$100m US jail has everything - except prisoners

IT RISES like a mirage in California's barren Mojave desert, a white stone vision of an ideal city - but for the intimidating rolls of razor wire piled up along the perimeter fence. This is America's newest and, at $100m (pounds 62m), most expensive prison - a 2,300-bed medium-to- high-security facility by the country's largest private prison operator.

There is one problem with this glittering cage, however. It has no prisoners.

The California City Correctional Facility opened two months ago. With the US's prison population soaring, the Corrections Corporation of America (CCA) built the prison in the confident belief that the justice system would take all the prison beds it could find.

But the state of California, egged on by its powerful prison guards' union, has decided it doesn't like private prisons. So the computerised video surveillance cameras are trained on emptiness, the cell doors gape open, and Daniel Vasquez, the warden, is kicking his heels.

"I hope policymakers will see this as a viable alternative," he says "The state prisons are overcrowded. More than half the 58 counties of California have jails that are overcrowded too. As time goes on we're going to be difficult to ignore."

There is little doubt that the public system is teetering. The US has 1.8 million people, 445 per 100,000, locked up - a proportion unprecedented in modern world history and one that is increasing. California alone houses more than 170,000 offenders, making it the guardian of the biggest single prison system in the world.

The dramatic growth in the prison population is almost entirely due to government policy rather than the crime rate, which has decreased in recent years. Individual states have become tougher, passing longer sentences and imposing stricter parole conditions, while cutting back programmes for mental illness, drug rehabilitation and other social services. Petty delinquents and addicts are thus criminalised, because there is nowhere else to send them.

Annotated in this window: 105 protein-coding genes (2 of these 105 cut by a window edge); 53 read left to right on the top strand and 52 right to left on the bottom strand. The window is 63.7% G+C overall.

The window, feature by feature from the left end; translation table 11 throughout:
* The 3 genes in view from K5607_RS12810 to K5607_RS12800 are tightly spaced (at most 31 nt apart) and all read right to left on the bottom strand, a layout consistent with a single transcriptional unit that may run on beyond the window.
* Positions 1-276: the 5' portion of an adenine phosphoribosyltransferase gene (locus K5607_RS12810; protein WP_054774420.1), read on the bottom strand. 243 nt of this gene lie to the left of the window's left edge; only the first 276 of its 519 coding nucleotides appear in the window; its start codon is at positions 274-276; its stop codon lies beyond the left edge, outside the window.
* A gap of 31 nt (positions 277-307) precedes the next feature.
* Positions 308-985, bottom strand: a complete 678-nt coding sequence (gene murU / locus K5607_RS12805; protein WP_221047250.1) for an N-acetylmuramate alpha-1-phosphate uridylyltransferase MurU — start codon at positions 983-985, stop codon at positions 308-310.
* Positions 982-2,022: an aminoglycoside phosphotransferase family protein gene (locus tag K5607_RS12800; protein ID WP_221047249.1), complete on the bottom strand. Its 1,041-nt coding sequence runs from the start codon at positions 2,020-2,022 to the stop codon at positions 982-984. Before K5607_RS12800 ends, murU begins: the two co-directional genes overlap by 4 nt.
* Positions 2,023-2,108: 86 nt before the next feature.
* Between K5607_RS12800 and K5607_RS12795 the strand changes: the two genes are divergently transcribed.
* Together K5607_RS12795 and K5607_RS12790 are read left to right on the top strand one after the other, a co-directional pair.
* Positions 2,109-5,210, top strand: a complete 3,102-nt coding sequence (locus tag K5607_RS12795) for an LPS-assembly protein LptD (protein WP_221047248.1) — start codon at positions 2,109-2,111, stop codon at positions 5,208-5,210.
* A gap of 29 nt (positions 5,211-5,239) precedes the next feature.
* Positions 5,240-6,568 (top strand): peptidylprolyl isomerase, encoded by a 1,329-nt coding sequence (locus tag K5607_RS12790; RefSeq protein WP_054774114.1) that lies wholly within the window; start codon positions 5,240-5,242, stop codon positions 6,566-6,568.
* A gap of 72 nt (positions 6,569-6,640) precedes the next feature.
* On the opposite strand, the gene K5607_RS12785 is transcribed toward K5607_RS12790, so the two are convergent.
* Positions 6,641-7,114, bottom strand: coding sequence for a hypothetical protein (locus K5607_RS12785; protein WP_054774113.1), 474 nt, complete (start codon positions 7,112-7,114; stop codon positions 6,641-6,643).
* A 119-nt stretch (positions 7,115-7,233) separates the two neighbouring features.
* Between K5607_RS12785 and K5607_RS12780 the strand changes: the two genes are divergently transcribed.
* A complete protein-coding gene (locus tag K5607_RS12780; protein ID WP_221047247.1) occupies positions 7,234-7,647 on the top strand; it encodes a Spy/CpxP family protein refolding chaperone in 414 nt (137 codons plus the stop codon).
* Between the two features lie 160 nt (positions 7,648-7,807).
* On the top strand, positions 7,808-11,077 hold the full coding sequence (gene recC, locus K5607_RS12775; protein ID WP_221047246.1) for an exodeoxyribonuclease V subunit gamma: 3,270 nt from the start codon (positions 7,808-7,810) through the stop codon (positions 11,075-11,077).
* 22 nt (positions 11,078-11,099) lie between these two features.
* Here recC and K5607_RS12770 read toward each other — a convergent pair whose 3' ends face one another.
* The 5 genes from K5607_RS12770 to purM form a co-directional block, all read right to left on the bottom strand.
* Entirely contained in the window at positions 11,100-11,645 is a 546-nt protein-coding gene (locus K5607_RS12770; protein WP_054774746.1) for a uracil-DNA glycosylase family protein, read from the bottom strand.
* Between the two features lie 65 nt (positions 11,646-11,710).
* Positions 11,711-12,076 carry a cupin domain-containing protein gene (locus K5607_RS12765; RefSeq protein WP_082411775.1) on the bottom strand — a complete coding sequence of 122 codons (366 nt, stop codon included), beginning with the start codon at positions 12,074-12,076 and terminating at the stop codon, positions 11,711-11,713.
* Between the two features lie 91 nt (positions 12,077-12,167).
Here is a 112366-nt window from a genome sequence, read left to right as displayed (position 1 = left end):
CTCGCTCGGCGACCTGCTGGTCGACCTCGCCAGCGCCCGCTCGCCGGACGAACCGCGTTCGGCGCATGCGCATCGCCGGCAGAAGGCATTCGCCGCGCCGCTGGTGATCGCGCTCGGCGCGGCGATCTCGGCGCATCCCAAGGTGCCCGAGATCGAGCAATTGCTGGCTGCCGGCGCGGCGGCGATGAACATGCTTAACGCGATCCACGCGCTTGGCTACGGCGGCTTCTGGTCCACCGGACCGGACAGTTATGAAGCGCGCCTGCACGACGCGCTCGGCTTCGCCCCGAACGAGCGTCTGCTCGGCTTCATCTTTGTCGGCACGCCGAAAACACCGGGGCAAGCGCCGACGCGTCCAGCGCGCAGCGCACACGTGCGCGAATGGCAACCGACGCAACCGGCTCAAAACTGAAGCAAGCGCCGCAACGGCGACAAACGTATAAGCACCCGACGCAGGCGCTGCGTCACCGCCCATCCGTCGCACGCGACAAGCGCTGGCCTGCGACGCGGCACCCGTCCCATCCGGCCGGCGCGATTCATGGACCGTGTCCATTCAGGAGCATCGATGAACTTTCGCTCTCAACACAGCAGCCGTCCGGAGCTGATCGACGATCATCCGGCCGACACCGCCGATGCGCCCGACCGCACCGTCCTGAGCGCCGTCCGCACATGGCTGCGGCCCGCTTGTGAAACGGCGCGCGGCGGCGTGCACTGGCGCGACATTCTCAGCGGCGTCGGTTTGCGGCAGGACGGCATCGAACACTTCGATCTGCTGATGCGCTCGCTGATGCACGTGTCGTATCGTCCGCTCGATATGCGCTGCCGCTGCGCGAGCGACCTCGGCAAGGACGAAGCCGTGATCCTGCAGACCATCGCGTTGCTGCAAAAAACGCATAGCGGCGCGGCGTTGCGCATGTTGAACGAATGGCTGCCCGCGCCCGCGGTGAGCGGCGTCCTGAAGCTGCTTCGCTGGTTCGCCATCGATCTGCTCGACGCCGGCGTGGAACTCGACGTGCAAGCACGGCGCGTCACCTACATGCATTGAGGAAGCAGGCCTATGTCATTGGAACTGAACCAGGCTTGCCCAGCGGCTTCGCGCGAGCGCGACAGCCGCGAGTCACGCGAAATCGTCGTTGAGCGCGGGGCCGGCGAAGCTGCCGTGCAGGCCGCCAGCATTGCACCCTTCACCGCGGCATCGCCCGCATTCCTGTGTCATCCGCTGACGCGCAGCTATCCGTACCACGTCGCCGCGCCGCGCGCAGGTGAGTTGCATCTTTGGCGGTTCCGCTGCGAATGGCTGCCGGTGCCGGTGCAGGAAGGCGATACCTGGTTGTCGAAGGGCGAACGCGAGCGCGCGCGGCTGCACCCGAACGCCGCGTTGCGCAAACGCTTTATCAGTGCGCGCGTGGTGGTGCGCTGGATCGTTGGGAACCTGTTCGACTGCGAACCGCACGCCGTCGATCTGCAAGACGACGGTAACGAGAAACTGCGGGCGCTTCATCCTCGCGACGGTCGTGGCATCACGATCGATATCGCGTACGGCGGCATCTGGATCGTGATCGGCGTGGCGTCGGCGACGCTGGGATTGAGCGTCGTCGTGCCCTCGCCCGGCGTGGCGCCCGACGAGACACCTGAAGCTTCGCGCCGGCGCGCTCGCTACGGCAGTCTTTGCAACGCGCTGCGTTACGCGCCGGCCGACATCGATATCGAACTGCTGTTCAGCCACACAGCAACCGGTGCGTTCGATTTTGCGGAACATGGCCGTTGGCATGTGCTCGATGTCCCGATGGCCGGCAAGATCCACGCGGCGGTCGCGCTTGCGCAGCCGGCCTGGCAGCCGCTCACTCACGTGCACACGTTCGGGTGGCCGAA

By now, the criminal justice system has developed what the Atlantic Monthly magazine described as a "prison-industrial complex", with guards' unions and construction companies lobbying lawmakers to build and fill new prisons. The state can barely keep up, however, resulting in deteriorating conditions and scandals involving brutality or neglect by prison guards and, frequently, violent death among inmates.

Private prisons have come into vogue along with the increase in incarceration. There is money to be made not only from the host state's prison population, but also from federal prisoners and from other states too poor to house their own prisoners, which prefer to "export" them instead.

Private prisons indubitably provide superior infrastructure, more up- to-date security and the possibility of better living conditions. But they have raised concerns, particularly because of their habit, at least in the US, of taking whatever prisoners they can get, regardless of the gravity of their crimes and the suitability of throwing them all in together.

At a prison operated by CCA in Youngstown, Ohio, several inmates have died at the hands of maximum-security prisoners who were not supposed to be there. Last year six particularly tough offenders staged a jailbreak just days after CCA had agreed to move its maximum-security prisoners out.

There are doubts, too, about cost-effectiveness. Most private-sector savings come through the use of non-unionised labour in remote locations such as California City; a consequence of this is a high turnover in staff and the risk of inadequate training.

For these reasons, California has resisted the national trend to privatisation. "If you're going to privatise, you want the system to be better, or cheaper, or both. We don't believe either point has been demonstrated," said Bob Presley, secretary of California's Youth and Adult Correctional Agency.

CCA and other companies accuse the state of bad faith, pointing to the vast campaign contributions made by the main prison guards' union ($4.1m last year, against $280,000 distributed to politicians by CCA) as the only relevant factor. In the company's view, however, no amount of public- sector protectionism is going to hold California's resolve for long, simply because the burden of administering the system is growing too heavy.

CCA is building three unsolicited prisons in California in all. They may be fighting for inmates now - receiving largely from county or federal jurisdictions, if at all - but the company is betting that the lure of that mirage in the desert will soon be irresistible.